Implementing Solutions to Root Causes

Tor Idhammar
Tags: condition monitoring, root cause analysis

Root cause analysis and root cause failure analysis are commonly used terms, but I have always felt that they are somewhat misguided.

First, there is not really such a thing as a “root cause” to a problem. If you try to find a definition for “root cause,” you will discover a mix of homegrown attempts, but all of them are general or unclear in nature. Here is an example: “A root cause is an initiating cause of a causal chain which leads to an outcome or effect of interest.” Aside from being wrong, it is quite a bunch of incomprehensive verbiage.

The problem with definitions such as these is that in the real world it is never possible to prove a single event that solely initiates a whole chain of other events. That is because there are always other events before the so-called “root cause event.” This may seem like semantics, but for problem-solvers, it is important to keep in mind that there never is a silver-bullet answer.

Second, is the root cause really that important? In my opinion, the process we call root cause failure analysis should be used to implement solutions. That is the whole idea, isn’t it — to find and implement solutions? If we think logically in reverse and ask, “Do we always have to know the root causes to find great solutions?” The answer is absolutely not.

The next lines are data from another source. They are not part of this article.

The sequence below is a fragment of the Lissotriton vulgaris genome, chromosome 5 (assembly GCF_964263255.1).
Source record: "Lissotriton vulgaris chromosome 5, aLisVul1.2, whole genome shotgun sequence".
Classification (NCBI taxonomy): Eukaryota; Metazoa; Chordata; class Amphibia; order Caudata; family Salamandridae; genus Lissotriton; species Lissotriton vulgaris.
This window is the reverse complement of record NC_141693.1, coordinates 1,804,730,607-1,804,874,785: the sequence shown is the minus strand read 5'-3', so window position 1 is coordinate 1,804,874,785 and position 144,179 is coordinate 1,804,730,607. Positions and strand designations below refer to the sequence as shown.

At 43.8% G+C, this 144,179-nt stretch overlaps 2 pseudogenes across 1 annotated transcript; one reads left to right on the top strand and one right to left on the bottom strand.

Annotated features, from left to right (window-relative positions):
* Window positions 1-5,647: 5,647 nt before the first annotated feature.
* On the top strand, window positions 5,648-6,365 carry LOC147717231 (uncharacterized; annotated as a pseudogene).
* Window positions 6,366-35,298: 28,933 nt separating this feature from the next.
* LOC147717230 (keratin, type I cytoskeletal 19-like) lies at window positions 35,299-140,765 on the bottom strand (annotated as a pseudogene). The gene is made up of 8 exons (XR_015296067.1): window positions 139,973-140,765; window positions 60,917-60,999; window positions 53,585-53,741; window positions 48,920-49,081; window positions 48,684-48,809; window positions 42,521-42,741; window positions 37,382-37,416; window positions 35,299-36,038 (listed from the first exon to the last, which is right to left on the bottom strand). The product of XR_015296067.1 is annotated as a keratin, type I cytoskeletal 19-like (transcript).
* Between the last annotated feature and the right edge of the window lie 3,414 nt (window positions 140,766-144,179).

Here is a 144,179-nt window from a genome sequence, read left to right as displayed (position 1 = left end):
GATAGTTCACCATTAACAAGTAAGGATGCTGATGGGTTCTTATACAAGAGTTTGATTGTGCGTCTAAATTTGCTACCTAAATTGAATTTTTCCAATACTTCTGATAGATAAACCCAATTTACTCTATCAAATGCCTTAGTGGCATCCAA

For example, a mill has problems with failing bearings in most of its rotating equipment. After a quick look, we find that equipment isn’t aligned, there are no lubrication routes set up, no clean oil storage and no sealed storage for spare bearings. Do we need to do a root cause on each bearing and find out the exact root causes of each one? No. Let’s not spend time and money on the root cause of hundreds of bearings. Let’s work on solutions that we know will improve the problems. Sure, there may be other contributing factors, but the above will be the most pressing.

Many people who get excited in root cause become too detail oriented and lose sight of the big picture and the economics of things.

So, in summary, there is no such thing as “a root cause,” and plant/mill people need to focus more on implementing solutions based on a practical root cause analysis.

IDCON calls our approach root cause problem elimination to shift the focus more toward implementation of solutions based on root cause analysis studies.


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